Hmmm. Since the projects aren’t completely finished, it’s difficult to say. I find that I tend to look more for similarities in others in the genre. I read something and think, Oh, I want to write something like that. And I write. I hope to emulate. Then I’ll mention to my reader friends, I’m going for something like this writer or that story and the friends will respond, But, it’s so different . So there’s a little reality check that I’ve failed, but maybe a little pride, too, knowing I’ve located something unique in me. I just don’t quite yet know what that something is.

One thing: I want my narrator to spark an interest in readers initially because of voice. That’s what grabs me as a reader. Also, since all writers are telling the basic stories over and over in different ways, I trust that the place, the characters, and the events that I’m drawn to write about will excite readers with similar sensibilities.

I’ll take a risk and say that the difference is in the details.

 

Heart3. Why do you write what you do?

I wrote poetry for ten years. It’s what I made time for. I could write a few lines a day, or one piece during a quiet weekend. I’d feel satisfied. Nothing was held in limbo, or if it was, so much the better. After I retired from my full-time teaching job, I took an art class. While engaged in printmaking and collage, something in my brain was stimulated in a new way. When I sat down to write, fictional characters––the proverbial “voices”––started to speak.

Back then, I wrote on yellow paper tablets up in my tiny place. I wrote and wrote, scene upon scene. The narrative was all over the map––no cohesion, no arc, sloppy plots. Up to that point, I’d been reading a lot of fiction, but I never studied how it was made. My friend, Robin, told me about the MFA program at Vermont College and I applied to study poetry and fiction. In the end I chose one major, fiction. Fiction is where the energy was for me at the time and it stuck.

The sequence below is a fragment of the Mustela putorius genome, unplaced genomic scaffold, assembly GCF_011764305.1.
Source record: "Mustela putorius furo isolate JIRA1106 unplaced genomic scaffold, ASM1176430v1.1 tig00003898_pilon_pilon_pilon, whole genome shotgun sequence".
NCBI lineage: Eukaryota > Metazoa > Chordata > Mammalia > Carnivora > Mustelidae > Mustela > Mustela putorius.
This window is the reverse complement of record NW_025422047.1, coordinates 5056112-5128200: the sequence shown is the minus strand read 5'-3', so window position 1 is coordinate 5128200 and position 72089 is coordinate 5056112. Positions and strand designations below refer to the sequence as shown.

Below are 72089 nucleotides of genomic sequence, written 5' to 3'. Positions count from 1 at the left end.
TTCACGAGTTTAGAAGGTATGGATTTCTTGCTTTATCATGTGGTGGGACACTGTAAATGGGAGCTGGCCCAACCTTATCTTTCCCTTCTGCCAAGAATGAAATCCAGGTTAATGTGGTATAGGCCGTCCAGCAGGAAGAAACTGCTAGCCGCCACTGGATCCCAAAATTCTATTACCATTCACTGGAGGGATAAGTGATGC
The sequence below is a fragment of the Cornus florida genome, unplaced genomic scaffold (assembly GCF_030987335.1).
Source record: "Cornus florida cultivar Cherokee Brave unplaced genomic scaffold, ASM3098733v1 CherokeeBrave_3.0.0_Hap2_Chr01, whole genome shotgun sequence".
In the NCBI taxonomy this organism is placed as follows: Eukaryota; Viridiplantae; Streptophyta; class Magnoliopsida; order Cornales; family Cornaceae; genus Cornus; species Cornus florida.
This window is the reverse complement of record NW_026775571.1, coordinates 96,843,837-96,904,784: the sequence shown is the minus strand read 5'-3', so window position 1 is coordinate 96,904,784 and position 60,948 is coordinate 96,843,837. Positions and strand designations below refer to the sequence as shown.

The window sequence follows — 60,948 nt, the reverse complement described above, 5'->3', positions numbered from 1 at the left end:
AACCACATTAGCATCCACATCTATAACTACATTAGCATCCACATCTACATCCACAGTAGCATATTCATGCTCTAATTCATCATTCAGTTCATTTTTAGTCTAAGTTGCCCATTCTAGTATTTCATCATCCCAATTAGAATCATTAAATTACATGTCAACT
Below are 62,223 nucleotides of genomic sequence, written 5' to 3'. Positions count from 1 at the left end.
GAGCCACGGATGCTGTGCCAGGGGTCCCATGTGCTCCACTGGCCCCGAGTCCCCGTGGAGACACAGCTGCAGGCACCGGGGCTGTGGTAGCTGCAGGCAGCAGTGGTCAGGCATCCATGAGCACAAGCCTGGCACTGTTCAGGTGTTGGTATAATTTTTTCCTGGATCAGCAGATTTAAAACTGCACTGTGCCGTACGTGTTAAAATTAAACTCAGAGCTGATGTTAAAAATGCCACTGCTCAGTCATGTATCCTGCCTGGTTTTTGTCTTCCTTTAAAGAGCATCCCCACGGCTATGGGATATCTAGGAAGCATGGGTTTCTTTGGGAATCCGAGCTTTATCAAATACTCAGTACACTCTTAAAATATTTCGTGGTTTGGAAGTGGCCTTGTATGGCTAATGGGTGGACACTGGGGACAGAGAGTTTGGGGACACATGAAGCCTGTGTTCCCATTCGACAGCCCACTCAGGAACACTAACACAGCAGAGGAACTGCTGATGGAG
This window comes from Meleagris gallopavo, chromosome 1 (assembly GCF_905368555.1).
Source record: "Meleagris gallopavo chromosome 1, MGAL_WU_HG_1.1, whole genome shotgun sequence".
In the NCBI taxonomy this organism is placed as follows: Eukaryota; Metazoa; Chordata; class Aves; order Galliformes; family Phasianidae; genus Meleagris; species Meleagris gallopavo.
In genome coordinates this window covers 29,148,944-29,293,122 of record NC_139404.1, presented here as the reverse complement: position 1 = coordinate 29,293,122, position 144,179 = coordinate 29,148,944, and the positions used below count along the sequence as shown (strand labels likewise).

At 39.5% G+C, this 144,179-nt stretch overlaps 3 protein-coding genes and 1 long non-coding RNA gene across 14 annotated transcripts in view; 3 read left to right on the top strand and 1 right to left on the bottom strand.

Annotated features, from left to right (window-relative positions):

I still write poetry. I save poetry writing for just me. Some day soon, I may come out with it.

 

4. What is your writing process?

 My writing process is all over the map, but I write in much the same way that I go on writing retreats. I gather. I generate. I walk, sleep, and eat. I edit. I look around. A Mud girllot. There are a hundred other things I do that involve grown kids and a granddaughter (love!), a fiancé, pets and friends, gardens and art, and the amazing Brattleboro Literary Festival. I try to work off the pastries at the gym or walking along this mushy road. I read. I wish I could say I had a writing process that could be helpful to someone reading this blog post. Somehow stuff gets done. Eventually.

Lately, I’m in a hurry to write everything all at once. Maybe it’s the snowmelt, the rushing brook outside my house, the wind, the mud. So I jump out of bed early, grab some black tea with a drop of raw honey in a mug I bought at the Loft Literary Center in Minneapolis. It is written all over with famous first lines. I try to get in there, into that fictional place, before reality can beat me to it.

When I hear barred owls in the hemlocks, watch a flock of turkeys in the field, or come upon a couple of frogs hooking up in the ditch, they seem to say, keep going, keep going, we’re listening. It’s the ineffable that I rely on in those particular moments. Without that, I think there would be no process.